Jeffrey I. Gordon, MD, the Dr. Robert J. Glaser Distinguished University Professor at Washington University School of Medicine in St. Louis, is a recipient of the 2015 Keio Medical Science Prize.
With the growing understanding of the importance of gut bacteria in human health, researchers at the School of Medicine studied gut motility, measuring the transit time of food moving through the gastrointestinal tract in mice in a way that mimicked the dietary effects of world travel. The study demonstrates ways to uncover how even a single ingredient, such as turmeric, can affect health through interactions of diet and gut microbes.
Jeffrey I. Gordon, MD, director of the Center for Genome Sciences and Systems Biology, has been awarded the King Faisal International Prize in Medicine.
After fleeing his war-torn homeland, the Democratic Republic of Congo, Justin Serugo was relocated to St. Louis, where he eventually landed a job at the School of Medicine. He now works on a childhood malnutrition project.
A new center at the School of Medicine aims to tackle the challenges of feeding the world’s rapidly expanding population and improving global health by linking efforts to develop more nutritious foods with discoveries gleaned from the gut microbiome.
U.S. Sen. Roy Blunt (left) and Francis S. Collins, director of the National Institutes of Health, visited the School of Medicine this week to talk to researchers, administrators and entrepreneurs about scientific research and the need to boost and sustain federal funding for it.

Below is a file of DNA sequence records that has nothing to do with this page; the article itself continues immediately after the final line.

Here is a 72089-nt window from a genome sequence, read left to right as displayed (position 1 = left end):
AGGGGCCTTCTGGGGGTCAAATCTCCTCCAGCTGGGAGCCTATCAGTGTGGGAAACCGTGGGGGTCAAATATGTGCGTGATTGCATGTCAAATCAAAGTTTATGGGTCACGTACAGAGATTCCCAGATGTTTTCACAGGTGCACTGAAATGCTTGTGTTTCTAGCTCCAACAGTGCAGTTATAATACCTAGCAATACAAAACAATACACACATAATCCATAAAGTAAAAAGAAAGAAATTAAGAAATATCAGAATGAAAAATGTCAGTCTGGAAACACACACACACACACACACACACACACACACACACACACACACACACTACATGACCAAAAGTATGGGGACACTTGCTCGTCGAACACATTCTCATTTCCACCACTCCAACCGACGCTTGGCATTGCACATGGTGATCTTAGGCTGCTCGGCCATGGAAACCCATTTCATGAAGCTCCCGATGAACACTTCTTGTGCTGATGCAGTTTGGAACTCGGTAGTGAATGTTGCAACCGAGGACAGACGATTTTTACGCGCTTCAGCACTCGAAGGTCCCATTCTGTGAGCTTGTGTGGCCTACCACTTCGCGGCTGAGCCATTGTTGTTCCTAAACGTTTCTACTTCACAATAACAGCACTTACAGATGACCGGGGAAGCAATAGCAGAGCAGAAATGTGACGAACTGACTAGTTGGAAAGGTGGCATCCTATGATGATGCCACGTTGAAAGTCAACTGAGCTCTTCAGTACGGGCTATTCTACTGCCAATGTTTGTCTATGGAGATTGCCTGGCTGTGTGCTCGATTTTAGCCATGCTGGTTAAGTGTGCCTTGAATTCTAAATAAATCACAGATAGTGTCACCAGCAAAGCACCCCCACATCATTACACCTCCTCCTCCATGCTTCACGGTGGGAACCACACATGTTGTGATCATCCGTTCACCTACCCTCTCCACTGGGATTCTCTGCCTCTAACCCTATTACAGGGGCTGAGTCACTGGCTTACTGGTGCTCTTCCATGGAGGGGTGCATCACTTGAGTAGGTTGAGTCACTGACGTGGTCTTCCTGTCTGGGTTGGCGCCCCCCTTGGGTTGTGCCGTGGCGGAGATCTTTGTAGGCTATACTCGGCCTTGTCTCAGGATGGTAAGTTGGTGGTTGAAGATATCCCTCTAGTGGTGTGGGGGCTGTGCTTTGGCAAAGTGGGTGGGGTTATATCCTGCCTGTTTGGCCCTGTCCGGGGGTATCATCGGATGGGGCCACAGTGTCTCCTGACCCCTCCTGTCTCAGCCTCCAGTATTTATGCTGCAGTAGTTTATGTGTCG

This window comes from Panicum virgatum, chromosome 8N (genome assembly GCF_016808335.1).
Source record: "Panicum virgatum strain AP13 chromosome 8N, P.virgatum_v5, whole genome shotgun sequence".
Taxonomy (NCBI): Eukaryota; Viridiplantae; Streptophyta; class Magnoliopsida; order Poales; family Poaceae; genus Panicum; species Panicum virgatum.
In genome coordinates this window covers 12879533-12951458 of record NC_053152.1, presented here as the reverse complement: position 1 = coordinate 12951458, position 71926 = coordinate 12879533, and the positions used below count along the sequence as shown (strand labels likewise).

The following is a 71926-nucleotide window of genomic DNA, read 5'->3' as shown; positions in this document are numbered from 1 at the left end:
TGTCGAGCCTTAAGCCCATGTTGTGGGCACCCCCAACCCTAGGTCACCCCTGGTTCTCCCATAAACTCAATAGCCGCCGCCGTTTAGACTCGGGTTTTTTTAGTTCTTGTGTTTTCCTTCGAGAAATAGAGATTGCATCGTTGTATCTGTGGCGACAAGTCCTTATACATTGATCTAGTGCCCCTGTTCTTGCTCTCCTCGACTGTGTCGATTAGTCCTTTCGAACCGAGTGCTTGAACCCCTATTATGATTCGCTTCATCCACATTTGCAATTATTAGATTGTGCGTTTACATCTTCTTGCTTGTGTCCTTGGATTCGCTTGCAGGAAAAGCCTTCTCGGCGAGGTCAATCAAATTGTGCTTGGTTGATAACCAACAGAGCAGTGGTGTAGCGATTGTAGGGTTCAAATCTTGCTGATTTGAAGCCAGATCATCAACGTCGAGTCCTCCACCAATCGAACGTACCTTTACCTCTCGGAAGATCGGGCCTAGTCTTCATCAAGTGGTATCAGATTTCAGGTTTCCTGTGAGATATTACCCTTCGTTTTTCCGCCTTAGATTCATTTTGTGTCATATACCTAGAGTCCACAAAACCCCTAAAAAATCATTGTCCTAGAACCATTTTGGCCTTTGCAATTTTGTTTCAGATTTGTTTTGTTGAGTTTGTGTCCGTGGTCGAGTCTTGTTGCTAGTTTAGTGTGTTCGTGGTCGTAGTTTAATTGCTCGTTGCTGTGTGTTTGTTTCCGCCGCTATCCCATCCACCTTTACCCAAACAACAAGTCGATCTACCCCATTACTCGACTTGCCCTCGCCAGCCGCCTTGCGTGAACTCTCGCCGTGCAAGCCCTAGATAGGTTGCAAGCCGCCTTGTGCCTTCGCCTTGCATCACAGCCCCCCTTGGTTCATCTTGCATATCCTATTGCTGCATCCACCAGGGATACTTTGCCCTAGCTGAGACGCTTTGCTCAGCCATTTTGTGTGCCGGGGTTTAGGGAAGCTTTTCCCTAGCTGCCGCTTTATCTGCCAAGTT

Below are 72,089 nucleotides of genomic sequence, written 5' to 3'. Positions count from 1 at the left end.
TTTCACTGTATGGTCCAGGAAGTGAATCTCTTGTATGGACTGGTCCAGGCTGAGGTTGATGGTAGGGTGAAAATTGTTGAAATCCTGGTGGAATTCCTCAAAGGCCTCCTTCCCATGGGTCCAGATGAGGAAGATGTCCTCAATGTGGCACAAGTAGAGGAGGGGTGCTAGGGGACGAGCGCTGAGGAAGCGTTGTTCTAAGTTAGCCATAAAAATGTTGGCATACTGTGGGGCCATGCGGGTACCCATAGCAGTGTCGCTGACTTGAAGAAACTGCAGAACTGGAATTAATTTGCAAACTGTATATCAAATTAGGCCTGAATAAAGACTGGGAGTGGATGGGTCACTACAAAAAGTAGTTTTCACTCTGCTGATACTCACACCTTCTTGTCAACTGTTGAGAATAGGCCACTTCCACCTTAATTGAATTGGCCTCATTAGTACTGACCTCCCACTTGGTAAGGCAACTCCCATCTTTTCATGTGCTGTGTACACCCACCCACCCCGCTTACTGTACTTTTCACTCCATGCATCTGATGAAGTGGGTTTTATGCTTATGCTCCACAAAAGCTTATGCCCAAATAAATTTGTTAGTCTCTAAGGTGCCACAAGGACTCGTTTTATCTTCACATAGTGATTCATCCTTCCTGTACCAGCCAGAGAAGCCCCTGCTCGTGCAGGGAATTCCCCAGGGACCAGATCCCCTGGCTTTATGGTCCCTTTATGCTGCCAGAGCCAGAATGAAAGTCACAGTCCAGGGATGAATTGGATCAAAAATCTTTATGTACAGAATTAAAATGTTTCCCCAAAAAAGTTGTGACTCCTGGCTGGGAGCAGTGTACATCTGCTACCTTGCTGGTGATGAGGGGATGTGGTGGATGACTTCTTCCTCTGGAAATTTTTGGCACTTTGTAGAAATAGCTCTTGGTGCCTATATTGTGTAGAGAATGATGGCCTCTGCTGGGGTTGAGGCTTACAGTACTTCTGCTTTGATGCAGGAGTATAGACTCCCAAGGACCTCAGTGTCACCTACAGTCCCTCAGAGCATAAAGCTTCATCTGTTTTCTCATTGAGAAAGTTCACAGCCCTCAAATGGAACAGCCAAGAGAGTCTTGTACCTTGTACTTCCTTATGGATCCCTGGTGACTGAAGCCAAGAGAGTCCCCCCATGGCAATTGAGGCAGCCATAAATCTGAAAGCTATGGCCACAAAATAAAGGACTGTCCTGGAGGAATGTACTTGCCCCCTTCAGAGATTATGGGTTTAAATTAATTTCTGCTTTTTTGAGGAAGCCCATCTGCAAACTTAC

Jeffrey I. Gordon, MD, has won the 2014 Dickson Prize in Medicine for his pioneering studies demonstrating how the tens of trillions of microbes that live in the gut influence human health.
Jeffrey I. Gordon, MD, has been elected to the American Philosophical Society, founded in 1743 by Benjamin Franklin for the purpose of “promoting useful knowledge.”
Jeffrey I. Gordon, MD, director of the Center for Genome Sciences and Systems Biology, has won the 2014 Passano Foundation Award for his pioneering studies showing how the trillions of microbes that live in the gut influence human health.
The mix of microbes living inside the gut can protect against obesity, but a healthy diet is critical, according to School of Medicine scientists who transplanted intestinal microbes from obese and lean twins into mice and fed the animals different diets. Pictured are researchers Vanessa Ridaura, a graduate student, and Jeffrey I. Gordon, MD, director of the Center for Genome Sciences and Systems Biology.